The lady being harassed was justifiably upset, and had initiated a criminal investigation along with bringing every piece of documentation she had to the court hearing. But the ex-girlfriend accused of doing the harassment was adamant that she wasn’t involved at all — claiming that in fact another ex-girlfriend was impersonating her.1 :crack:

The whole hearing was filled with talk of IP addresses, passwords, email accounts and other Computer Science-y stuff.2 I’m convinced they were both being less-than-honest, but at least they got this particular issue resolved for now.

But given how much of our lives are now online, and how trivially simple it is to compromise our digital security, I thought I’d share a handful of easy tips to help you tighten up your digital life :)

Quick disclaimer: In computing, there’s no such thing as “total” security. Everything can be hacked with enough time, ingenuity, and computational effort — and anyone who tells you otherwise is lying to you ;) Your objective as a user is just to make sure that the time / ingenuity / effort that would have to be spent to compromise your security is worth more to the attacker than the value of what you’re securing.

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1) STRENGTHEN YOUR PASSWORDS
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Passwords are so ubiquitous online that even non-tech-savvy computer users often have several of them. The problem is that we have so many passwords on so many sites that they’re almost impossible to remember without making them simple, which also makes them easy to compromise.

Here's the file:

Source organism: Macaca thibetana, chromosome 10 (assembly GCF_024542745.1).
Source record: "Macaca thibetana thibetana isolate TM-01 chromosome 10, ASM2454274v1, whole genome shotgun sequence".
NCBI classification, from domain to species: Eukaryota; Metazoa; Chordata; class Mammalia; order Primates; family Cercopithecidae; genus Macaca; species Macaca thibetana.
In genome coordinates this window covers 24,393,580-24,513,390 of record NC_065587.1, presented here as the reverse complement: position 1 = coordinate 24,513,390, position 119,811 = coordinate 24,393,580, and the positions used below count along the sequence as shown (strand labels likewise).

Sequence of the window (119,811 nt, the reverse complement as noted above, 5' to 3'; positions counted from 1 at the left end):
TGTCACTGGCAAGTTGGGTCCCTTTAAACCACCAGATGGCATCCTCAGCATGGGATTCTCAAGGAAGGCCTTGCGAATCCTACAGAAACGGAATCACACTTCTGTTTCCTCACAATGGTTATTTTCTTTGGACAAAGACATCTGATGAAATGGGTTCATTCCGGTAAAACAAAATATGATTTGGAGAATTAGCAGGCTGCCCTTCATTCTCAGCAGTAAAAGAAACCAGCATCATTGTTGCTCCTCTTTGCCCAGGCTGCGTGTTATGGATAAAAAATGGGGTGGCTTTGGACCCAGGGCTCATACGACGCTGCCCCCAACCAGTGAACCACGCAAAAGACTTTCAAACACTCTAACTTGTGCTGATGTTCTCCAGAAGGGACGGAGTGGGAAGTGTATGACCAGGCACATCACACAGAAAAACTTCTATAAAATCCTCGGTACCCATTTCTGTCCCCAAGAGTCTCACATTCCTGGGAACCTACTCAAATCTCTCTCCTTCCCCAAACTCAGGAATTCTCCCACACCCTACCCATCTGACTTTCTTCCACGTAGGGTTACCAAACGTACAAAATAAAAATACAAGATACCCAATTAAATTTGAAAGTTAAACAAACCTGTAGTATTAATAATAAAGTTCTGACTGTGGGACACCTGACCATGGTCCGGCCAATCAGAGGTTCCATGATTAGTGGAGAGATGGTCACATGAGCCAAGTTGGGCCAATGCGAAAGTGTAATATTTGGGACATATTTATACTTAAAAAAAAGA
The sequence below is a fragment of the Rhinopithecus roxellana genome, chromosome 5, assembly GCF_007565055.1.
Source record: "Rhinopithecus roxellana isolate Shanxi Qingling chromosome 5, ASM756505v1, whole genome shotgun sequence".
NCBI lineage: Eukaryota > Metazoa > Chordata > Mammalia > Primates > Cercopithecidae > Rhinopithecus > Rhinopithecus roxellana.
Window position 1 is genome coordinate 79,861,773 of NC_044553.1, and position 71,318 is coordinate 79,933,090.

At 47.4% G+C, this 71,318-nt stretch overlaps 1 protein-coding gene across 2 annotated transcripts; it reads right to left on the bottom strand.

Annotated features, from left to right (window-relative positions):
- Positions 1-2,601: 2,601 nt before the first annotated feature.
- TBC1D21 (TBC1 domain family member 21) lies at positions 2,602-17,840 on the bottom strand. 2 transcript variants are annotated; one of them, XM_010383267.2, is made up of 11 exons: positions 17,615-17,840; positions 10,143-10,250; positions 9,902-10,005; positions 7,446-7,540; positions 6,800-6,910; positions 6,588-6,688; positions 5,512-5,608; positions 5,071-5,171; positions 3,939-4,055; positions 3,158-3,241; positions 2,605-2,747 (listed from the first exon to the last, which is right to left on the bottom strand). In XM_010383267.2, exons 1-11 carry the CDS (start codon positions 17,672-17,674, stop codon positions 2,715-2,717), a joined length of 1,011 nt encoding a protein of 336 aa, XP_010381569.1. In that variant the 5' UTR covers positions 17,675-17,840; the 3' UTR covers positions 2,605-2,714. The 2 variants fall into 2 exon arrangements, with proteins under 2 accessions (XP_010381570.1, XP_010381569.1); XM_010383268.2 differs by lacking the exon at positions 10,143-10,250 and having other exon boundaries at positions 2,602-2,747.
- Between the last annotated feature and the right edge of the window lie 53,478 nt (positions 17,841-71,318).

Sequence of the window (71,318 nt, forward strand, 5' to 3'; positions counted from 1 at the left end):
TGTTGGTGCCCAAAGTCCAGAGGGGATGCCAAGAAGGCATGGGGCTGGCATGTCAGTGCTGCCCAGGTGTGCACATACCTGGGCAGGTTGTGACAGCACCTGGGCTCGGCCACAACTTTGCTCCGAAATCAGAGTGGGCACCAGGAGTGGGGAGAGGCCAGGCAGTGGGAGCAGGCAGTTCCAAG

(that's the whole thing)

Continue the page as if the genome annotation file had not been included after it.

There are a variety of ways hackers try to break passwords. “Dictionary” attacks use regular words as password guesses. “Brute force” attacks try every possible password combination. “Rainbow tables” are used to try and crack encrypted passwords. The list goes on.

You can limit the success of these attacks by making some really simple changes:

  • The longer a password, the better the security. This makes intuitive sense to most people but you’d be surprised by how many folks have passwords of only 6-8 characters. Your password should ideally be twice that long or more, which in turn requires far more effort on the part of hackers to figure it out.
  • NEVER use regular words in your password. Remember those “dictionary” attacks I mentioned? They use dictionaries of common words/names/places (often coupled with numbers) to guess a password. If you’ve only got regular words as your password, odds are good it will be compromised.